• Students get paid $5.00 per day for showing up and doing their best all day (That’s their job!).
  • If a student does not have their homework, they only lose $1.00 for the first day (We all forget sometimes!), $5.00 for two days late, and $10.00 for a third day.
  • Students will lose money for not doing their expected job in the classroom.
  • Paychecks go home on Fridays.  Please ask your child to show you their paycheck.  If they get paid $5.00 per day, they can earn $25.00 if they do their job.  Students should not be earning below $15.00, unless it’s a short week.
  • $20.00 desk rent will be collected at the beginning of each month.  Students must save for this.
  • Students should always keep at least $10.00 in savings for emergencies.  For example, if I make a booklet and a student loses it, they will need to buy a new one from me.
  • Now for the fun part!  Every other Friday, we have school store.  If a child was not responsible with their eraser and lost it, they may need to buy a new one (needs).  If a child has taken care of their supplies, they can buy little toys, candy, etc. (wants)
  • If you have any questions, ask your child – they’d love to talk about it!

6. Now that you’ve identified skills and made projects for each skill, how do those activities hang together as a course?  (Again, connect to learning theories, instructional design, and consider how TPACK comes into play.)

The beginning of the course would be primarily focused on creating the classroom management system that fits each individual classroom.  Expectations, needs and wants, and responsibilities differ from elementary classrooms, for example, to those at the high school level.  Using the Mini-Economy system, teachers could tweak it to best accommodate their students and classroom.  Once the system is established, the second half of the course would be focused on administering the system.  This part would rely heavily on collaboration of peers discussing how the system is being used and how it has been successful/unsuccessful.  Dr. Yelon suggested it is imperative for an instructional design to have a method to help participants learn.  This is what would be largely discussed among the participants of my course.  Since every teacher is different, they would all try their different management styles and come back together to discuss what worked best.  As a result, educators would learn from each other how to best implement their system and manage their classrooms successfully.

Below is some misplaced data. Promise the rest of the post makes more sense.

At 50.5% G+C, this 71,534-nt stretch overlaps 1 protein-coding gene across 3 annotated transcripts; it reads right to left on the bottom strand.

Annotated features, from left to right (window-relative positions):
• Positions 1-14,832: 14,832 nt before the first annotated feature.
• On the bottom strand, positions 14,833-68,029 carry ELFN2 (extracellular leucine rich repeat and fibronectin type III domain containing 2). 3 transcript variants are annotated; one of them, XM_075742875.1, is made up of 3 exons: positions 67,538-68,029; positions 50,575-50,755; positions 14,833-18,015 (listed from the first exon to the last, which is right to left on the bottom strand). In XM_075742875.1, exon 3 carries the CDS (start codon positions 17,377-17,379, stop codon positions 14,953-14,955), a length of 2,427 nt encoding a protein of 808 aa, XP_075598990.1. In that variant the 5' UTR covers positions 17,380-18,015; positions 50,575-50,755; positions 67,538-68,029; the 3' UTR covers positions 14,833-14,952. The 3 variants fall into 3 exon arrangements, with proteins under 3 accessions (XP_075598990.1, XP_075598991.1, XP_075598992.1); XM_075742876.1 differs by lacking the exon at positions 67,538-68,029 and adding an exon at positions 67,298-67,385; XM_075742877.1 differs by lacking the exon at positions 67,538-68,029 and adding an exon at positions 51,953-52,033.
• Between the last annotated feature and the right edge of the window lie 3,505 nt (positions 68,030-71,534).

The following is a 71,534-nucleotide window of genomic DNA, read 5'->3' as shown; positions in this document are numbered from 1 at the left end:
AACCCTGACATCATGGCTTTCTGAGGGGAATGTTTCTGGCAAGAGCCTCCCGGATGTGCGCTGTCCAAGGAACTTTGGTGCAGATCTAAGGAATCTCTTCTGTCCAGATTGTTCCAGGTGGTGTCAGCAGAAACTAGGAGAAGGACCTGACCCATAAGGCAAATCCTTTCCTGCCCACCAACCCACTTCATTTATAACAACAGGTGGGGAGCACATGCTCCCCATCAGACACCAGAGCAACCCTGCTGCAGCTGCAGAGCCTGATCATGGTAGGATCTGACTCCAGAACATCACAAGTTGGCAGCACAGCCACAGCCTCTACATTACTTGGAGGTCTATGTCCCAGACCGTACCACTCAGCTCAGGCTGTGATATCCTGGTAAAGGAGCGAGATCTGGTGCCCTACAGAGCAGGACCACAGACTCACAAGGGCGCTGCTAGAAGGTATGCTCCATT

7. How will peers help each other in your course?

Peers will help each other tremendously in my course.  As mentioned, educators will not only share their created management system, they will also share how their system is working/not working in the classroom.  Through collaboration and sharing of these experiences, I believe participants in my course will gain a better understanding of how to manage a classroom successfully using play money and economic principles.  In addition, students will feel as if they are part of a unit or team, and there will undoubtedly become a new sense of accountability restored in the classroom.

Overall,  I definitely believe MOOCs (Massively Open Online Courses) make giving information much more compelling than the traditional style.  It definitely pulls away from the traditional method of standing and telling students “stuff” or simply lecturing.  It encourages collaboration and sharing of ideas among peers rather than one person having all of the knowledge in the room simply telling everyone else what they know aloud.  I will certainly consider joining and creating my own MOOCs in the future.


Yelon, S. L. (2001). Goal-Directed Instructional Design: A Practical Guide to Instructional Planning for Teachers and Trainers. Michigan State University: Self-published, Not in electronic format.